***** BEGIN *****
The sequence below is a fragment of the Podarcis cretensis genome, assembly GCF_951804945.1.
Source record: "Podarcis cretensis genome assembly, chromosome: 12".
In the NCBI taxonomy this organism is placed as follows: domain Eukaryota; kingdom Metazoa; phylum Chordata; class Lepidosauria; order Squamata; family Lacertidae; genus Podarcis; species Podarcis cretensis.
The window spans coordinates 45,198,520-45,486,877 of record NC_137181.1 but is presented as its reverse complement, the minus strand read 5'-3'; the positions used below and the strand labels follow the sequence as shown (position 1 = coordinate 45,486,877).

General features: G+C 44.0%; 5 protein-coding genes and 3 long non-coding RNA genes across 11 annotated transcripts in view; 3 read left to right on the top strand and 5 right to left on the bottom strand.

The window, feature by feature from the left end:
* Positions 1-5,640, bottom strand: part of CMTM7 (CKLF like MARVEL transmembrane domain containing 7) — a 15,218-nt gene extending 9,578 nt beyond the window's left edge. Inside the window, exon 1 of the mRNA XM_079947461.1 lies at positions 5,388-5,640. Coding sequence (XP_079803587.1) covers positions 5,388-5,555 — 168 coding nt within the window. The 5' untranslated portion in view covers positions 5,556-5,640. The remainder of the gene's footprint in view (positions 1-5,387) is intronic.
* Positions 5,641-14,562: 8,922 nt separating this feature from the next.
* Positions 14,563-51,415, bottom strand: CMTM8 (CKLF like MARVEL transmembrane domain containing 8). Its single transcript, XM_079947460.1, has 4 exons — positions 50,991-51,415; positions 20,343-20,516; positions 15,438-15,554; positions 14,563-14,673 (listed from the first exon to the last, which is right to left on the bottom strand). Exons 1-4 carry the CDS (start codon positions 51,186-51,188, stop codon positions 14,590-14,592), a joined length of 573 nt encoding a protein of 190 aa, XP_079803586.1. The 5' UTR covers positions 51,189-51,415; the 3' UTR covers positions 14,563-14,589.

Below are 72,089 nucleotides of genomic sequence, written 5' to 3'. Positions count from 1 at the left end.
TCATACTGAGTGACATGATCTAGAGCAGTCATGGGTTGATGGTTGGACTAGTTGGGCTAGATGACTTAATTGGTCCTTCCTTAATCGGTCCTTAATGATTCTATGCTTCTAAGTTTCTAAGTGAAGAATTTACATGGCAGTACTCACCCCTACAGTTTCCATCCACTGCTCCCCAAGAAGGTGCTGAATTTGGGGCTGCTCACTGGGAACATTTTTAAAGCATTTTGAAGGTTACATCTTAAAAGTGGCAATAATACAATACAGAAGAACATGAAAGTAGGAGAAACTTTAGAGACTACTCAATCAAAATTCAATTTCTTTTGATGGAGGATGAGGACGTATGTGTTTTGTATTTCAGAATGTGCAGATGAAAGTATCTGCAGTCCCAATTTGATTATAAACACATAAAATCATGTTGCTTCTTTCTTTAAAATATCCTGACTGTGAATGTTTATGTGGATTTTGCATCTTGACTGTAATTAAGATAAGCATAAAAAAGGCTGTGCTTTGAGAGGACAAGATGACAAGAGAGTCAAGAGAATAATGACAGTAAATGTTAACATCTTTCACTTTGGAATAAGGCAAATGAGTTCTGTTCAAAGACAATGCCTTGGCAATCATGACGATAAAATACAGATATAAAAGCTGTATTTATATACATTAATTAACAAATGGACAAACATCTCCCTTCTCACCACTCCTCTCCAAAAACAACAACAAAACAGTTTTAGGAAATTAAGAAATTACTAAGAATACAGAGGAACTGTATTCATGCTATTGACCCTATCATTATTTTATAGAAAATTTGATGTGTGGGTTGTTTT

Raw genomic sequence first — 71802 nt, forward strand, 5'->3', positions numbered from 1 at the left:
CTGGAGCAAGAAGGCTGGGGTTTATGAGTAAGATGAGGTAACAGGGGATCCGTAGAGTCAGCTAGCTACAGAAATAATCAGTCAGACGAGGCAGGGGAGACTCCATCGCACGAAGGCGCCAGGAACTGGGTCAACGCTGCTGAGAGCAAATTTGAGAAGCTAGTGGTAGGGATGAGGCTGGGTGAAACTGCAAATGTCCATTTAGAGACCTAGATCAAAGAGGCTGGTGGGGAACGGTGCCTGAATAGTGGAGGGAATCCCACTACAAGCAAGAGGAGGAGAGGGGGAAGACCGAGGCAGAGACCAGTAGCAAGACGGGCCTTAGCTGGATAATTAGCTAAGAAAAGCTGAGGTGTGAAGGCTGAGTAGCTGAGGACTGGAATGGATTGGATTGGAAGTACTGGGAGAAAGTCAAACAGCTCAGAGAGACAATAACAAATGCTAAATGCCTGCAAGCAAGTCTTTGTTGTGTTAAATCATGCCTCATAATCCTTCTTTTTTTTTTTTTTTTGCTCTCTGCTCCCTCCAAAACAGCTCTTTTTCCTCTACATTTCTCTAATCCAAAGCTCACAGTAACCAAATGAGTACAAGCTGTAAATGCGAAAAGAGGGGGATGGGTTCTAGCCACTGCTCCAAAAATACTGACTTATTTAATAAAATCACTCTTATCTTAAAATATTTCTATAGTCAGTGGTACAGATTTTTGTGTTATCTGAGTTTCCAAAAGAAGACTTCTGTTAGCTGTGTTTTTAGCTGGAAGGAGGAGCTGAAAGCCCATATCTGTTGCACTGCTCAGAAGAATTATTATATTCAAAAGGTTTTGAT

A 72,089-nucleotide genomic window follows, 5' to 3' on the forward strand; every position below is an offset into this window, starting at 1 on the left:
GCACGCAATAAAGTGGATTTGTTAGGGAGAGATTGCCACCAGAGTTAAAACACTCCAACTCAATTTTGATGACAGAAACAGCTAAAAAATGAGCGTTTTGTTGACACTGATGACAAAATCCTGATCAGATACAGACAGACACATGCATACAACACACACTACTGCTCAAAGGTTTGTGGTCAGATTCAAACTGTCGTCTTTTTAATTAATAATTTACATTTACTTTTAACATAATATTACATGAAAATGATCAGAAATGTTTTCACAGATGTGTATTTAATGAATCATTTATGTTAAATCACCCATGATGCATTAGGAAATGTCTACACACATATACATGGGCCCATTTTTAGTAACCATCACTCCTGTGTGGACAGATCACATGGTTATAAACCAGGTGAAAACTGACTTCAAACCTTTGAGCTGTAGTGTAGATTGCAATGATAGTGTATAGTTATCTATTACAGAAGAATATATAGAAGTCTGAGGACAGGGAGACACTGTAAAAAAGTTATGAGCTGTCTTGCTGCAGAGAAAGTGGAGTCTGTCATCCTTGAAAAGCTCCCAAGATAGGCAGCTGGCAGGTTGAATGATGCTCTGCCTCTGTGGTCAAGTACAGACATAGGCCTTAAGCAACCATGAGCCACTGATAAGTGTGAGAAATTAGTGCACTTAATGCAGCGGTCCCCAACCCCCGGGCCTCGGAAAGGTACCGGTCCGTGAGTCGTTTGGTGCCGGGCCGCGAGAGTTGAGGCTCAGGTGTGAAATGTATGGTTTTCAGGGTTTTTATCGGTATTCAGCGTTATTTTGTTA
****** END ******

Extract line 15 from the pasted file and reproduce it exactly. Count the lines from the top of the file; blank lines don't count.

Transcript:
GCACGCAATAAAGTGGATTTGTTAGGGAGAGATTGCCACCAGAGTTAAAACACTCCAACTCAATTTTGATGACAGAAACAGCTAAAAAATGAGCGTTTTGTTGACACTGATGACAAAATCCTGATCAGATACAGACAGACACATGCATACAACACACACTACTGCTCAAAGGTTTGTGGTCAGATTCAAACTGTCGTCTTTTTAATTAATAATTTACATTTACTTTTAACATAATATTACATGAAAATGATCAGAAATGTTTTCACAGATGTGTATTTAATGAATCATTTATGTTAAATCACCCATGATGCATTAGGAAATGTCTACACACATATACATGGGCCCATTTTTAGTAACCATCACTCCTGTGTGGACAGATCACATGGTTATAAACCAGGTGAAAACTGACTTCAAACCTTTGAGCTGTAGTGTAGATTGCAATGATAGTGTATAGTTATCTATTACAGAAGAATATATAGAAGTCTGAGGACAGGGAGACACTGTAAAAAAGTTATGAGCTGTCTTGCTGCAGAGAAAGTGGAGTCTGTCATCCTTGAAAAGCTCCCAAGATAGGCAGCTGGCAGGTTGAATGATGCTCTGCCTCTGTGGTCAAGTACAGACATAGGCCTTAAGCAACCATGAGCCACTGATAAGTGTGAGAAATTAGTGCACTTAATGCAGCGGTCCCCAACCCCCGGGCCTCGGAAAGGTACCGGTCCGTGAGTCGTTTGGTGCCGGGCCGCGAGAGTTGAGGCTCAGGTGTGAAATGTATGGTTTTCAGGGTTTTTATCGGTATTCAGCGTTATTTTGTTA